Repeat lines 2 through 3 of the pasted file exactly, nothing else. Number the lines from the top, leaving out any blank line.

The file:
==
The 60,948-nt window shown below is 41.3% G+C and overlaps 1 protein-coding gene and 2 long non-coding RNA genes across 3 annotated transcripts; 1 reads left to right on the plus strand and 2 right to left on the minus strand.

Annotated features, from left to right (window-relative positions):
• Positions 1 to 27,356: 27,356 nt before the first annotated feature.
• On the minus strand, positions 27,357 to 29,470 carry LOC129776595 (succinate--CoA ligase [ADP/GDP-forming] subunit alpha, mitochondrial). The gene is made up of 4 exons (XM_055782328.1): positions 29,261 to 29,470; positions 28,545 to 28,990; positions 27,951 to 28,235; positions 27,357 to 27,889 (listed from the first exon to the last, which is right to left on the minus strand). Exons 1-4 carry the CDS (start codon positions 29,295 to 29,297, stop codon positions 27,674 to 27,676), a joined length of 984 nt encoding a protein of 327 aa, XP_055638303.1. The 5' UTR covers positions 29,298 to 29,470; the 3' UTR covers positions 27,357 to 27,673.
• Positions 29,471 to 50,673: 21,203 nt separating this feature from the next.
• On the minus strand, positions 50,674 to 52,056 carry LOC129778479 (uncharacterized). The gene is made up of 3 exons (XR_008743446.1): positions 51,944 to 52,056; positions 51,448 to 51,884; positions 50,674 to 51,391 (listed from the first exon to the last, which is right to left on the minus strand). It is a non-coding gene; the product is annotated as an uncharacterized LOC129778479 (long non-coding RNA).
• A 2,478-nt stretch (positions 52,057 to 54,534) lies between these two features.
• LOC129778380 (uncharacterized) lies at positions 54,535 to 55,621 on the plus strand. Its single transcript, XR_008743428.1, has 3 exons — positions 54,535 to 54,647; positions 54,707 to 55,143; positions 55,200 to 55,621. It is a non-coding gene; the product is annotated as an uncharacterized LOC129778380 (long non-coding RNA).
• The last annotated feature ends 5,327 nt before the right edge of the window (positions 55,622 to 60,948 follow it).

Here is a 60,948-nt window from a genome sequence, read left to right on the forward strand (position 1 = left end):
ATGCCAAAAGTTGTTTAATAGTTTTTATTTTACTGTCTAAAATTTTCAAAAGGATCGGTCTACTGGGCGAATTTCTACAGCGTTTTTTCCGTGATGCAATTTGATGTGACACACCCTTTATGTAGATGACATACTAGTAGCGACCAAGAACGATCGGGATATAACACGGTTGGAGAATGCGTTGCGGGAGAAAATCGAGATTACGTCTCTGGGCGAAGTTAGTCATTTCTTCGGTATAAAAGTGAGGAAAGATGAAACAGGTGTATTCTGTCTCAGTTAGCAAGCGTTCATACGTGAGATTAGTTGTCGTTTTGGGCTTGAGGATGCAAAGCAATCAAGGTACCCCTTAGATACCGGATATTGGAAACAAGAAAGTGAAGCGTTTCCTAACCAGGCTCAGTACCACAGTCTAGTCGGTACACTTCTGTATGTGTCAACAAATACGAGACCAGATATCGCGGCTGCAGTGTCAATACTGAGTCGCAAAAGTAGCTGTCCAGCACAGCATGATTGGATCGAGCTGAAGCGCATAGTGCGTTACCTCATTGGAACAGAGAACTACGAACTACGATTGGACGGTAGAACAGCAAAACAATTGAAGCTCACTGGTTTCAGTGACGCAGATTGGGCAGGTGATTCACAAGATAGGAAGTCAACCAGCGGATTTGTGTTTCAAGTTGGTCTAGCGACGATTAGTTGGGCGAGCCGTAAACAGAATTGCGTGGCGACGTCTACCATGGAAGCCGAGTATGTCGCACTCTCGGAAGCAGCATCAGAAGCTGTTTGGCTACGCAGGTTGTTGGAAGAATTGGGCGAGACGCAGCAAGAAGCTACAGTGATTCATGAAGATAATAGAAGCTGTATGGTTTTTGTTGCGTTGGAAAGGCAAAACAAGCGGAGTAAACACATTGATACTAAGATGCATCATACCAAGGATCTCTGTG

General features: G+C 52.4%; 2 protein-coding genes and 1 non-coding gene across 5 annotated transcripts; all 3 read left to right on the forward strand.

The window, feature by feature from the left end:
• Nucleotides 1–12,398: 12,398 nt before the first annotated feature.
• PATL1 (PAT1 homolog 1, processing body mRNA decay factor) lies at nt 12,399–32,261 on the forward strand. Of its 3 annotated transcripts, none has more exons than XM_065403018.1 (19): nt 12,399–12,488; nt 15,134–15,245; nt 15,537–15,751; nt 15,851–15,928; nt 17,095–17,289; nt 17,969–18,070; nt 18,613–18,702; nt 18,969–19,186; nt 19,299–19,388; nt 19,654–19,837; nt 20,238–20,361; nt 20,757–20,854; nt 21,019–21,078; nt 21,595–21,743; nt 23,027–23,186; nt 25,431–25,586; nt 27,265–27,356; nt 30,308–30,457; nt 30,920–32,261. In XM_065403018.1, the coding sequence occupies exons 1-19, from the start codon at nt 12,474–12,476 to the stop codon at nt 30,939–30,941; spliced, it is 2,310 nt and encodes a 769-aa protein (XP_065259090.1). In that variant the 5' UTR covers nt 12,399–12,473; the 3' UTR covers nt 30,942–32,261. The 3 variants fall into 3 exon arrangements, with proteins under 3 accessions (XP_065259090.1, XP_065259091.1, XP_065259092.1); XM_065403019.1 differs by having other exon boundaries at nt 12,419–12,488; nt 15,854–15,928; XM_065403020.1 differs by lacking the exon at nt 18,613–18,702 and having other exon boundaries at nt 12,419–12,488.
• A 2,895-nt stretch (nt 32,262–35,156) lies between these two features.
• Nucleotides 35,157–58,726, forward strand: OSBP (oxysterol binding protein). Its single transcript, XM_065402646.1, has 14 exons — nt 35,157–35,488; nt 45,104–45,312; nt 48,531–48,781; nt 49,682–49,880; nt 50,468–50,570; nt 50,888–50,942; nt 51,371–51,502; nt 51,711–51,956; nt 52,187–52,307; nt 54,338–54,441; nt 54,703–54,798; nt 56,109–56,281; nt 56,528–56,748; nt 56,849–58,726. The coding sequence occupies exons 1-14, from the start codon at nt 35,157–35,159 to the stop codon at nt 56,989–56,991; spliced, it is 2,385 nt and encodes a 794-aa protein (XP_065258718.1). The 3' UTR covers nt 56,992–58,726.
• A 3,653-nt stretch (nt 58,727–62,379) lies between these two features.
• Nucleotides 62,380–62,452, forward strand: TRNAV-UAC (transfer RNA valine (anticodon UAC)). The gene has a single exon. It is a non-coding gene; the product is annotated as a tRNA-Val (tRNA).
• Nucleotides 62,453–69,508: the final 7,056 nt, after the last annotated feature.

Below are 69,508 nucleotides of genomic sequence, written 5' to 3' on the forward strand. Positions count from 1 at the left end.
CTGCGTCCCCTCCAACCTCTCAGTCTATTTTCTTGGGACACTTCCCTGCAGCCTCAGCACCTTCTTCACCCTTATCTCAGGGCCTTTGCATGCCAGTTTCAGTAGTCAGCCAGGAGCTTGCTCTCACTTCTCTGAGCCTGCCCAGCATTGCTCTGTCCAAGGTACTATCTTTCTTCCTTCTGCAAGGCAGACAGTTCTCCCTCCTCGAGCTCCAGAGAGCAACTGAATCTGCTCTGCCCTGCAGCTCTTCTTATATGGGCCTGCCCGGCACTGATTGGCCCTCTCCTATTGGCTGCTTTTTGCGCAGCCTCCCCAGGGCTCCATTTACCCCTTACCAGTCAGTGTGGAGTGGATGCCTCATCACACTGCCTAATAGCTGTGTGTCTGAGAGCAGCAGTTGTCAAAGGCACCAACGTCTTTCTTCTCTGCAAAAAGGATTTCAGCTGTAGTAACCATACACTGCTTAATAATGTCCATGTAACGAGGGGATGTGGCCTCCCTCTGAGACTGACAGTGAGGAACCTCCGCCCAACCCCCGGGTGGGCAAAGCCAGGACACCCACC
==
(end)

Annotated features, from left to right (window-relative positions):
• Positions 1 to 27,356: 27,356 nt before the first annotated feature.